Features

  • It has commands similar to SVN or CVS.
  • It allows you to be working with or without a central server.
  • Provides free hosting services through the websites Launchpad and Sourceforge.
  • Supports file names from the entire Unicode set.

Pros

  • Directories tracking is supported very well in Bazaar (this feature is not there in tools like Git, Mercurial)
  • Its plugin system is fairly easy to use.
  • High storage efficiency and speed.

Cons

  • Does not support partial checkout/clone.
  • Does not provide timestamp preservation.

Open Source: Yes

Cost: Free

Click here for official Website.

#7) TFS

TFS, an acronym for team foundation server is a version control product by Microsoft. It is based on client-server, distributed repository model and has a proprietary license. It provides Windows, cross-platform OS support through Visual Studio Team Services (VSTS).

Features

  • Provides entire application lifecycle support including source code management, project management, reporting, automated builds, testing, release management and requirement management.
  • Empowers DevOps capabilities.
  • Can be used as a backend for several IDEs.
  • Available in two different forms (on-premises and online (known as VSTS)).

Pros

  • Easy administration. Familiar interfaces and tight integration with other Microsoft products.
  • Allows continuous integration, the team builds and unit test integration.
  • Great support for branching and merging operations.
  • Custom check-in policies to aid in implementing a steady & stable codebase in your source control.

Cons

  • Frequent merge conflicts.
  • Connection to the central repository is always required.
  • Quite slow in performing a pull, check-in, and branching operations.

Open Source: No

Cost: Free of cost for up to 5 users in the VSTS or for open source projects via codeplex.com; else paid and licensed through MSDN subscription or direct buy.

The server license can be bought for around $500 and the client licenses are also nearly the same.

Click here for official Website.

#8) VSTS

VSTS (Visual Studio Team Services) is a distributed, client-server repository model based version control tool provided by Microsoft. It follows the Merge or Lock concurrency model and provides cross-platform support.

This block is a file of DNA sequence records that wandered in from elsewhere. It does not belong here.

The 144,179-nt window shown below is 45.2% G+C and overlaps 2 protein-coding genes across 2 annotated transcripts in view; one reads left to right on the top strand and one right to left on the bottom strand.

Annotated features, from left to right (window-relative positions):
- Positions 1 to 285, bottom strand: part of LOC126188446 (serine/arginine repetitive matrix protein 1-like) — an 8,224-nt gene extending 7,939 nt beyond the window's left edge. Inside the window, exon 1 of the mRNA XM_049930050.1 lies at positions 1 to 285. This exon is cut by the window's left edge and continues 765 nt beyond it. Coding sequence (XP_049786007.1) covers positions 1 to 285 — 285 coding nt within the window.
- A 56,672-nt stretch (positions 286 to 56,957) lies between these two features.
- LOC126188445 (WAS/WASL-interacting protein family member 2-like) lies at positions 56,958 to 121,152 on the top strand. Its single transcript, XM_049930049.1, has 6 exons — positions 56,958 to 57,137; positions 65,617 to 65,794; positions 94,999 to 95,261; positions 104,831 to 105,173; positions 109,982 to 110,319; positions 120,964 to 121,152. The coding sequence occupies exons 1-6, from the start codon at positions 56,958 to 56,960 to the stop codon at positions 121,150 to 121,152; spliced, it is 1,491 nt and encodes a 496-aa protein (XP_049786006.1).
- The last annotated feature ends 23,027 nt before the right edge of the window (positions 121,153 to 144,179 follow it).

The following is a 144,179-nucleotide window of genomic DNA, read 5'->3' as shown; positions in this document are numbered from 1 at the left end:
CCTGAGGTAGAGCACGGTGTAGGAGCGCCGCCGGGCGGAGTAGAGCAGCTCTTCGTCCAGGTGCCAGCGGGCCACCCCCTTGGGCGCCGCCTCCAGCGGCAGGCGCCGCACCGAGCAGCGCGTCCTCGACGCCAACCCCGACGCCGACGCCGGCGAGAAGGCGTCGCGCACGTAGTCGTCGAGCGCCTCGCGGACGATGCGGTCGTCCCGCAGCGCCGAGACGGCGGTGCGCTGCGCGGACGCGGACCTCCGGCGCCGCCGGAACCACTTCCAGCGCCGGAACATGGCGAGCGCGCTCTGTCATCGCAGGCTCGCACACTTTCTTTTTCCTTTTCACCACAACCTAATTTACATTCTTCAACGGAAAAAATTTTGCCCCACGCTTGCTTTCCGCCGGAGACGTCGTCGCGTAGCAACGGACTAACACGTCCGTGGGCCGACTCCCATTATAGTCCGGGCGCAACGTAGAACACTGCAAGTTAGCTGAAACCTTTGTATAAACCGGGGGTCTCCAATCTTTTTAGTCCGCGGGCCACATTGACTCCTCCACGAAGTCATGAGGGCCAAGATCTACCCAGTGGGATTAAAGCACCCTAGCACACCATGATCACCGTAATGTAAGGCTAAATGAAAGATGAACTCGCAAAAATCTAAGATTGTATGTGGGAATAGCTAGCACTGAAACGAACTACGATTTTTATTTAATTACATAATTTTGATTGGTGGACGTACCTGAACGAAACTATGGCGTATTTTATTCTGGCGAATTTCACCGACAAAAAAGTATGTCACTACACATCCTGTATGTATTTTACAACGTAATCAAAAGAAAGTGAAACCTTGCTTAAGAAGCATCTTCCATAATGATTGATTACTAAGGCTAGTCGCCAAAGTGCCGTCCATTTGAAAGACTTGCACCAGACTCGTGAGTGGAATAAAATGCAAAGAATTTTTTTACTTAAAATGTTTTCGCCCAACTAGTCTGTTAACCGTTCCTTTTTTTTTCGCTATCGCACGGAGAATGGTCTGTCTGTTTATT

Features

  • Programming Language: C# & C++
  • Changeset storage method.
  • File and Tree scope of change.
  • Network protocols supported: SOAP over HTTP or HTTPS, Ssh.
  • VSTS offers elastic build capabilities thru build hosting in Microsoft Azure.
  • DevOps enables

Pros

  • All the features that are present in TFS are available in VSTS in the cloud.
  • Supports almost any programming language.
  • Instinctive User Interface
  • Upgrades get automatically installed.
  • Git access

Cons

  • Signed revisions are not allowed.
  • The “work” section is not very well optimized for large teams.

Open Source: No, it is a proprietary software. But, free trial version is available.

Cost: Free for up to 5 users. $30/mo for 10 users. Also offers a lot of free and paid extensions.

Click here for official Website.

#9) Perforce Helix Core 

Helix Core is a Client-server and distributed revision control tool developed by Perforce Software Inc. It supports Unix-like, Windows and OS X platforms. This tool is mainly for large-scale development environments.

Features:

  • Maintains a central database and a master repository for the file versions.
  • Supports all file types and sizes.
  • File-level asset management.
  • Maintains a single source of truth.
  • Flexible branching
  • DevOps ready

Pros

  • Git accessible
  • Lightning fast
  • Massively scalable
  • Easy to track change list.
  • Diff tools make it very easy to identify code changes.
  • Works well with the visual studio through the plugin.

Cons

  • Does not support interactive commits and external references.
  • Managing multiple workspaces is quite difficult.
  • Rollbacking changes is troublesome if its split across multiple change-lists.
  • UI is quite confusing for new users.

Open Source: No, it’s a proprietary software. But, free trial version for 30 days is available.

Cost: Obtainable as perpetual license and subscriptions; charges differ based on configurations and options.

Click here for official Website.

#10) IBM Rational ClearCase

ClearCase by IBM Rational is a client-server repository model based on software configuration management tool. It supports a lot of Operating systems including AIX,  Windows, z/OS (limited client), HP-UX, Linux, Linux on z SystemsSolaris.

Features:

  • Supports two models i.e UCM and base ClearCase.
  • UCM stands for Unified Change Management and offers an out-of-the-box model.
  • Base ClearCase offers basic infrastructure.
  • Capable of handling huge binary files, a large number of files, and big repository sizes.
  • Allows branching, labeling, and versioning of directories.

Pros

  • Simple UI
  • Integrates with Visual Studio.
  • Handles parallel development.
  • ClearCase Views are very convenient as they allow to switch between projects and configurations as opposed to local workstation model of the other version control tools.

Cons

  • Slow recursive operations.
  • Evil Twin problem – Here, two files with the same name get added to the location instead of versioning the same file.
  • No advanced API

Open Source: No, it is a proprietary tool. But, free trial version is available.

Cost: $4600 for each floating license (detained automatically for a 30-minutes minimum for each user, can be surrendered manually)

Click here for official Website.

#11) Revision Control System 

Revision Control system (RCS), developed by Thien-Thi Nguyen works on the local repository model and supports Unix-like platforms. RCS is a very old tool and was first released in 1982. It is an early version of VCS(Version Control System).

Features:

  • Was originally intended for programs, but, is also helpful for text documents or config files that often get revised.
  • RCS can be considered as a set of Unix Commands that permits various users to build and maintain program code or documents.